Environmental, social, and governance (ESG) issues have become more important now than ever. The record-shattering heatwave throughout Europe and alarmingly high temperatures recently impacting the US have further demonstrated the need for companies to prioritise ESG. Today, global organizations are increasingly committing themselves to ESG initiatives to ensure they are paving a positive path toward sustainable growth with consideration for the environment and society.
As climate change pushes temperatures to profound levels worldwide, ESG commitments will be imperative, particularly the focus on the environment. They will also play an increasing role in building trust between businesses, companies, and their customers.
Icertis commissioned a study with Economist Impact to uncover what defines trust in business relationships and what companies can do to build the trust necessary to achieve their sustainability goals. The report on Building Trust in Business Relationships found respondents felt that they were doing well overall. Nearly 60% said they outperformed peers on ESG strategy. Two-thirds (64%) felt they were ahead of competitors on supply-chain visibility and transparency.
However, the study discovered disconnects when it came down to implementing an ESG strategy. Three quarters (75%) of respondents recommended employing dedicated ESG compliance staff as a best practice, yet only 15% had done so. Similarly, 72% of respondents recommended adopting new technology to track progress or enable reporting processes, yet only 22% had done so. More significantly, 70% of respondents believed in aligning ESG goals with overall business strategy, but only 43% had implemented such steps.
Building trust in relationships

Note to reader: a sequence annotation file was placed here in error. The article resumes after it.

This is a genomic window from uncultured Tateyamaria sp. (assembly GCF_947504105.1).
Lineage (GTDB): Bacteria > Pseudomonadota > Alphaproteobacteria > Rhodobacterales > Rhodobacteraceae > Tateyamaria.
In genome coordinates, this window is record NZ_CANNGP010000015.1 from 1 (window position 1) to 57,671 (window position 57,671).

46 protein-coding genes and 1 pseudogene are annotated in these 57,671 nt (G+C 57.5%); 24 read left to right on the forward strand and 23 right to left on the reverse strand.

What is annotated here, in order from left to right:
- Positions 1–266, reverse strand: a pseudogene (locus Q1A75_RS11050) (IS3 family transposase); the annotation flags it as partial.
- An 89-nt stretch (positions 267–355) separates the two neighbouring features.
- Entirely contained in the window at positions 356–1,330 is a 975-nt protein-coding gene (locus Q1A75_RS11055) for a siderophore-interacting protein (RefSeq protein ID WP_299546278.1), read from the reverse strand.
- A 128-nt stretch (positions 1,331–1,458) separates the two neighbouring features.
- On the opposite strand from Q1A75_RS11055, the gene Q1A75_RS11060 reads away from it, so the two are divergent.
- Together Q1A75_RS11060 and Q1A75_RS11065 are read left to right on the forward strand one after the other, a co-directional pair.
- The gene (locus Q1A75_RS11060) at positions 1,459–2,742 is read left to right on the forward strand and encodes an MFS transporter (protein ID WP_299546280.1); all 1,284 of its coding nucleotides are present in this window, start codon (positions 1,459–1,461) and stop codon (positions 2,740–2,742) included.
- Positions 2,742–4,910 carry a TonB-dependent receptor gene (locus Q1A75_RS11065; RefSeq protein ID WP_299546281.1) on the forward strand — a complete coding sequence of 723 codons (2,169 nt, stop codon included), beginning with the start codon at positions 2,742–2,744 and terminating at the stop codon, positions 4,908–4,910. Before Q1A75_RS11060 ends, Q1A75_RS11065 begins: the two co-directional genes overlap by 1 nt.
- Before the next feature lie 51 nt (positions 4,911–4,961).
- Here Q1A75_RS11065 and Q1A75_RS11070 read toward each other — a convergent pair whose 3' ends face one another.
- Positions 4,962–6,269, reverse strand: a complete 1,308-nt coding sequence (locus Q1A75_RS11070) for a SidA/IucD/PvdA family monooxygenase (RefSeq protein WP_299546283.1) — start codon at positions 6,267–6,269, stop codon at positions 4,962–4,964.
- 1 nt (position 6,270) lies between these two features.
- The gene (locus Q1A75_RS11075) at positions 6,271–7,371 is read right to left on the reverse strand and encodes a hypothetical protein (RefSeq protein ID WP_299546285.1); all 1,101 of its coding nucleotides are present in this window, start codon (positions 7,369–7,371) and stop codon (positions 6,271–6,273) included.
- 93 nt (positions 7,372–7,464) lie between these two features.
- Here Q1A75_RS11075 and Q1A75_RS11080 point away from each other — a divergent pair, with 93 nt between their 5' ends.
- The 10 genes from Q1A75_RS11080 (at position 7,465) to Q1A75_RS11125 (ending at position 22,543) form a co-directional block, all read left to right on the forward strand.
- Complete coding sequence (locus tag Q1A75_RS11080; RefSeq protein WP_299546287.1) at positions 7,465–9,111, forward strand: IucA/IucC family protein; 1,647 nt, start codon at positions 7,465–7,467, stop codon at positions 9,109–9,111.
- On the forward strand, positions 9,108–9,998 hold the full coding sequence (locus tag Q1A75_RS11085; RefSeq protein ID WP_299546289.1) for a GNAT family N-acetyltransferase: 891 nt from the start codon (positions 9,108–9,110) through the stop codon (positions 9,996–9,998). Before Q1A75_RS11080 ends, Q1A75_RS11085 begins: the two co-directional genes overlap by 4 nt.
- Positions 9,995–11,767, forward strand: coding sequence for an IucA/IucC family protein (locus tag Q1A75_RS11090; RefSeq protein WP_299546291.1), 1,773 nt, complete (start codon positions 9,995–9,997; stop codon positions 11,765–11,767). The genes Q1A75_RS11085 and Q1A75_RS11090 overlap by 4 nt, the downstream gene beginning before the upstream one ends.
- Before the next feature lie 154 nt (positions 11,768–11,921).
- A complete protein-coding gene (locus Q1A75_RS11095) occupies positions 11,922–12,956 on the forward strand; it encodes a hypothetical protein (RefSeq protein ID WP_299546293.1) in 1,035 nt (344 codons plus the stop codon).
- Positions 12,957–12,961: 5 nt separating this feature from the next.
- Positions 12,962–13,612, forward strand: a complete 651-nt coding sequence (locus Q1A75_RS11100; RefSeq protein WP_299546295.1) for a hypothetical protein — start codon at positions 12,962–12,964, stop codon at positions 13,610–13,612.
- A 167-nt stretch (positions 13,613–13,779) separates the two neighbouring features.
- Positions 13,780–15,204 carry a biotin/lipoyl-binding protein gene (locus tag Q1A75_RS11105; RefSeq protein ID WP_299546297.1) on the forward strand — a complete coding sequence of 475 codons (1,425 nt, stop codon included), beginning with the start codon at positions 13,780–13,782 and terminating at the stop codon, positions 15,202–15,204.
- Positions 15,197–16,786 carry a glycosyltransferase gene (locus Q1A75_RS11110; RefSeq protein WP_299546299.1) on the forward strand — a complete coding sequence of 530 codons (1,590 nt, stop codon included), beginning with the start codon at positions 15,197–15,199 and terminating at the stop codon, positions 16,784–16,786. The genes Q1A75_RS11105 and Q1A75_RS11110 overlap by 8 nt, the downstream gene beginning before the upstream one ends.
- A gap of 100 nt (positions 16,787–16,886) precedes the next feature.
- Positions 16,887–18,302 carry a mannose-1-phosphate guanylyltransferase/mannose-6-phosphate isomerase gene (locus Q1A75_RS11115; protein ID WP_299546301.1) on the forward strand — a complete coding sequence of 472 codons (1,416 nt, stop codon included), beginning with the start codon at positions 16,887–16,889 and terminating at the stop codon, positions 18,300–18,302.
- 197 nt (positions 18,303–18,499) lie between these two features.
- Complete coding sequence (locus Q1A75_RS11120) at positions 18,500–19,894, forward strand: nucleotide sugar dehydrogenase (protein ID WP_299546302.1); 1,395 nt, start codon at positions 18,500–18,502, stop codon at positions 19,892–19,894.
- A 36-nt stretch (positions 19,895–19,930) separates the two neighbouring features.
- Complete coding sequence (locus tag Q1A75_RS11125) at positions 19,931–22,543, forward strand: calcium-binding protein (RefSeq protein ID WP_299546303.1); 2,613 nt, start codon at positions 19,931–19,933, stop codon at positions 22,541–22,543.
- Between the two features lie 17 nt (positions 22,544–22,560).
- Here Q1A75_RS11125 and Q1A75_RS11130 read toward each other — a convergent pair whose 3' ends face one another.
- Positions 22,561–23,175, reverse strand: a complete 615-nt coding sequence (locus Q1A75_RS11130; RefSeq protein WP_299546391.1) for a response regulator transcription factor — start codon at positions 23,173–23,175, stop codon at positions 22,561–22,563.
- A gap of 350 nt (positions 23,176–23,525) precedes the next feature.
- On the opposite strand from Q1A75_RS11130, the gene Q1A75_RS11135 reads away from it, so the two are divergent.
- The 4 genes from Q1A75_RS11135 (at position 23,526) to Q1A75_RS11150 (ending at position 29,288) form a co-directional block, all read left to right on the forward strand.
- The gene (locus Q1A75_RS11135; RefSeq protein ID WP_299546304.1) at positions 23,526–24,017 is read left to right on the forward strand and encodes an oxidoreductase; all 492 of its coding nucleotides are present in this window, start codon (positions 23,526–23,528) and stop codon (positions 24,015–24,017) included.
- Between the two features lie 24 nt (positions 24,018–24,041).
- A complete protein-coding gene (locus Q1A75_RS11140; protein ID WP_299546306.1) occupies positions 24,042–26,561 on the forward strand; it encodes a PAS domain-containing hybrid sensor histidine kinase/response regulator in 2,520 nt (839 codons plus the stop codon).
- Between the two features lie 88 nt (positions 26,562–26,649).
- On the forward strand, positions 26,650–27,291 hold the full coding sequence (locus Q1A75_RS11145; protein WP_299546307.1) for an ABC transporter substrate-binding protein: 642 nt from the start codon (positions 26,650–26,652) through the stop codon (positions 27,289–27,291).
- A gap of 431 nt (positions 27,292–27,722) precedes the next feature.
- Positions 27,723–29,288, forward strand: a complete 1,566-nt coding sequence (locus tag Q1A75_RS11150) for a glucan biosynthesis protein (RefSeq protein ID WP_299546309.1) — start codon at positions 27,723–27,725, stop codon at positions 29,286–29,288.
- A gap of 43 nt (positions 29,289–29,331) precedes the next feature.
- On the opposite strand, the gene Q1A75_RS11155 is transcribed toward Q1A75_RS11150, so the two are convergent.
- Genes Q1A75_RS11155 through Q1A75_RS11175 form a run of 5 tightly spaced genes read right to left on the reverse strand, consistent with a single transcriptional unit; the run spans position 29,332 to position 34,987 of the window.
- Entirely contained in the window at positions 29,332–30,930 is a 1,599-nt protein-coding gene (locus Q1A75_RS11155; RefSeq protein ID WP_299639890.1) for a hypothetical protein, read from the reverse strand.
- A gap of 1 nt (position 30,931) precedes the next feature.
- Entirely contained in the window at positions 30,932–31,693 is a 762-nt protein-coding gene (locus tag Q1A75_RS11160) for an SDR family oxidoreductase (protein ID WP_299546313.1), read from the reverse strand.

Another missed opportunity to build transparency and trust is found in contractual relationships. Business executives have yet to harness the power of their contracts to build and maintain trust, especially around ESG reporting. For instance, only a third of respondents had embedded ESG obligations into partner contracts. Only 5% had terminated a contract based on misalignment with ESG goals by a business partner.
Most survey respondents see the visibility and transparency of supply chains as a means to achieving sustainability targets and building trust in their relationships with business partners. But as the study revealed, there remain gaps between the steps executives see as enhancing trustworthy business relationships and their organization’s efforts.
With ESG compliance becoming essential to businesses and society at large, companies must do more to cultivate how business partners and customers alike perceive their brand’s trustworthiness and commitment to ESG goals and ideals. And, with ESG reporting becoming more central to a growing number of companies, addressing ESG within contracts and complying with those commitments will help generate trust between businesses while simultaneously building customer loyalty.
Where Companies Can Do More